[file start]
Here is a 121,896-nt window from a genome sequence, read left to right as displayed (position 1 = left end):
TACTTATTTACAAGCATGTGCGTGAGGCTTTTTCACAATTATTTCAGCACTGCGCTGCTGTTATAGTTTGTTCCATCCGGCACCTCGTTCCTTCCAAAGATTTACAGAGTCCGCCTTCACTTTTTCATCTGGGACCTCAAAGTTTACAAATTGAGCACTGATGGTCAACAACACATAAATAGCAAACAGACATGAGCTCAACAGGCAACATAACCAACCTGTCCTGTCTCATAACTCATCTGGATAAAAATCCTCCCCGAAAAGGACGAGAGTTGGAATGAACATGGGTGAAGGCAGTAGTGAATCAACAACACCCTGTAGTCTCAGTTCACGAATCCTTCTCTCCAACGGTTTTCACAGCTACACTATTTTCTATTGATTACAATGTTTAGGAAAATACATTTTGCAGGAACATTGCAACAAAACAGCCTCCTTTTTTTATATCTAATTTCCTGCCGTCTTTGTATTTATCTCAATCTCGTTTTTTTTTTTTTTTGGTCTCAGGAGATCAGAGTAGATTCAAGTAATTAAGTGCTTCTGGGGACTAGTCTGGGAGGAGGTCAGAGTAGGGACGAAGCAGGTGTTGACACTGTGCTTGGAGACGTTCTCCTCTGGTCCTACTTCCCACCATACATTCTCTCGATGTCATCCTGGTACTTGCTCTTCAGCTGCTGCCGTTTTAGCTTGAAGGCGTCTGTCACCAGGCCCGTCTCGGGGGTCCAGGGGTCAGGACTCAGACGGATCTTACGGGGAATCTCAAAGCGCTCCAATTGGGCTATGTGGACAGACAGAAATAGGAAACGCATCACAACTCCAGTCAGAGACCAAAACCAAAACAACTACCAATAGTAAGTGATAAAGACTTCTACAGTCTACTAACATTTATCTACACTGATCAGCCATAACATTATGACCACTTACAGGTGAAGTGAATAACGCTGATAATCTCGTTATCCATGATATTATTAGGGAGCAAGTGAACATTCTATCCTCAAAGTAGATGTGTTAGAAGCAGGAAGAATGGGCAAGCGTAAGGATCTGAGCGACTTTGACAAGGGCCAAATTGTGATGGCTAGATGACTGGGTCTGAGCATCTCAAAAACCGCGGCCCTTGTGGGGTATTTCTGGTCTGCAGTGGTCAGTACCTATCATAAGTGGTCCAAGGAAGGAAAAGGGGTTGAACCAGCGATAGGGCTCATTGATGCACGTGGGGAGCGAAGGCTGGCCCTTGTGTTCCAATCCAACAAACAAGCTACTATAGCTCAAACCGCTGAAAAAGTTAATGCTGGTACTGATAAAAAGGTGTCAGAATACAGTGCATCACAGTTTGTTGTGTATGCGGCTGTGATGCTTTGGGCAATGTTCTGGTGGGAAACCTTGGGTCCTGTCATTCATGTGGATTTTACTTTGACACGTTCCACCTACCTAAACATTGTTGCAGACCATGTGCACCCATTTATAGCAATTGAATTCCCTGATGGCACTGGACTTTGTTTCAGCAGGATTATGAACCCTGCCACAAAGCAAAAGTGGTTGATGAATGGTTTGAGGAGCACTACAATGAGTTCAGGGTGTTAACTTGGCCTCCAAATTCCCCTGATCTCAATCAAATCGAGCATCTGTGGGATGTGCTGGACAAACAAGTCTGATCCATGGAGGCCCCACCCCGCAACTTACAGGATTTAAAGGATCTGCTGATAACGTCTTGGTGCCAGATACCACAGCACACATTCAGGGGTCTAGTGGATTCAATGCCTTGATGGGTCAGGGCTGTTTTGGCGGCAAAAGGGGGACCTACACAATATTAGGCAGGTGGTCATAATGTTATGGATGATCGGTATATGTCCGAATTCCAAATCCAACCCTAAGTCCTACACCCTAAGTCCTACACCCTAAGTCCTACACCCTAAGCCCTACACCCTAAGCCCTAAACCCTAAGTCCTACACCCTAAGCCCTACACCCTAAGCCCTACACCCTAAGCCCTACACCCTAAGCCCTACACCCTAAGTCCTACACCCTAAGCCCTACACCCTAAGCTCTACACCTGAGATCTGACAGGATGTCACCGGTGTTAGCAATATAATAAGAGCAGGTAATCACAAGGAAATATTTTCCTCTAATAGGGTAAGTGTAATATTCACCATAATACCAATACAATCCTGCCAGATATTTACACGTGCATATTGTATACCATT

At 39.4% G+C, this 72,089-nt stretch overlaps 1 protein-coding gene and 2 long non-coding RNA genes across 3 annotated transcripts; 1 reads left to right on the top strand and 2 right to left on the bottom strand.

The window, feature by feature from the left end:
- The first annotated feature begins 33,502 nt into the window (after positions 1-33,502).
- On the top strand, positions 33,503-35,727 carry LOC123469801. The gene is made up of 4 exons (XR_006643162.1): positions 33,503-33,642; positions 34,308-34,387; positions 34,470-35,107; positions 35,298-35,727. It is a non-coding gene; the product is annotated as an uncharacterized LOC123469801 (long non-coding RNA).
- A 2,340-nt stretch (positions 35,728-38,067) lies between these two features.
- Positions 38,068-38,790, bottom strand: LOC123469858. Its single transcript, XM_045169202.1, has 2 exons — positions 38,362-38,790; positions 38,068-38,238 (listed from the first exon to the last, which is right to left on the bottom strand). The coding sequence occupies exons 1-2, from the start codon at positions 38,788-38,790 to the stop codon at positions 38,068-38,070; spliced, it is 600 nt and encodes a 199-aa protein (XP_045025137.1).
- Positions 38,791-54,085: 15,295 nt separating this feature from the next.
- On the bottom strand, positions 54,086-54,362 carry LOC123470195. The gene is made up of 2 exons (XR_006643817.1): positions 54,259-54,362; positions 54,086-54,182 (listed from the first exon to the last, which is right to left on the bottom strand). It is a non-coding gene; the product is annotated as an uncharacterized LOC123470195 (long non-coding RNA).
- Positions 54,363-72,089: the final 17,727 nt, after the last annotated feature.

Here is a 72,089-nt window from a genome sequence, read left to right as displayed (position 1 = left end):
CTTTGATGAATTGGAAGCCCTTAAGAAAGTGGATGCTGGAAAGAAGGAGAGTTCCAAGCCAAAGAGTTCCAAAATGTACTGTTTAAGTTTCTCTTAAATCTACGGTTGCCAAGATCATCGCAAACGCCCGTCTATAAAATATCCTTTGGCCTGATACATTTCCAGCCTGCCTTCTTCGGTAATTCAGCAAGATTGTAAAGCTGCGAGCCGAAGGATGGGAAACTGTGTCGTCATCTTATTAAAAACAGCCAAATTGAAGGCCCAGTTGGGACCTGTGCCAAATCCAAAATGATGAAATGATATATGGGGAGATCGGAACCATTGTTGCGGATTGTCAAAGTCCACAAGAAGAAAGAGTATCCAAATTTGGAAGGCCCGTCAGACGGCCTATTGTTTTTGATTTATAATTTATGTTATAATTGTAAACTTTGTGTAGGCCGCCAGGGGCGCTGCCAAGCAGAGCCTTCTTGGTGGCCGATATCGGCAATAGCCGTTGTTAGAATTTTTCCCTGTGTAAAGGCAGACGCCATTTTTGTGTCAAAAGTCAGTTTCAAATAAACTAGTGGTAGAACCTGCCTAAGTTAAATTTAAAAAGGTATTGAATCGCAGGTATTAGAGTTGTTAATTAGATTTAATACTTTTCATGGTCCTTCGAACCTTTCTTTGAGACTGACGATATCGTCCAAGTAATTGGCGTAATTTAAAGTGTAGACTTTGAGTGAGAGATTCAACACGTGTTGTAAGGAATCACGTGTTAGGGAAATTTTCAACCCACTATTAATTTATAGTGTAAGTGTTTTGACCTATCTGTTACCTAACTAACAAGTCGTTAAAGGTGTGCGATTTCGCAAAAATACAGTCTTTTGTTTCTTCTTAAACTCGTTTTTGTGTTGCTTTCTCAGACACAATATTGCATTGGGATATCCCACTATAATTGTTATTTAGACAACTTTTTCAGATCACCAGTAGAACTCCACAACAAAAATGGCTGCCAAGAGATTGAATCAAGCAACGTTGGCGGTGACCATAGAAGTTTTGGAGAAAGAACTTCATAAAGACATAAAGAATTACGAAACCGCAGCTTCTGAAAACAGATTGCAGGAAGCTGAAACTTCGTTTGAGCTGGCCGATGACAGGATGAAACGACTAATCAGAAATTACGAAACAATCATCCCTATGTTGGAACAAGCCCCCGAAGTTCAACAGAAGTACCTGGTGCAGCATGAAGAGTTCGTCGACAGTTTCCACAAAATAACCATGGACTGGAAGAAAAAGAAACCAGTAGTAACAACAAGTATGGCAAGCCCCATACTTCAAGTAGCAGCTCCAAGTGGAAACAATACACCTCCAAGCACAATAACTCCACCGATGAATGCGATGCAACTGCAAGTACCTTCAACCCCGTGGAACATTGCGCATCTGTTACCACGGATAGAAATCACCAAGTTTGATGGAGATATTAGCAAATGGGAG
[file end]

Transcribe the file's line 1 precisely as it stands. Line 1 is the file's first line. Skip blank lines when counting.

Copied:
Here is a 121,896-nt window from a genome sequence, read left to right as displayed (position 1 = left end):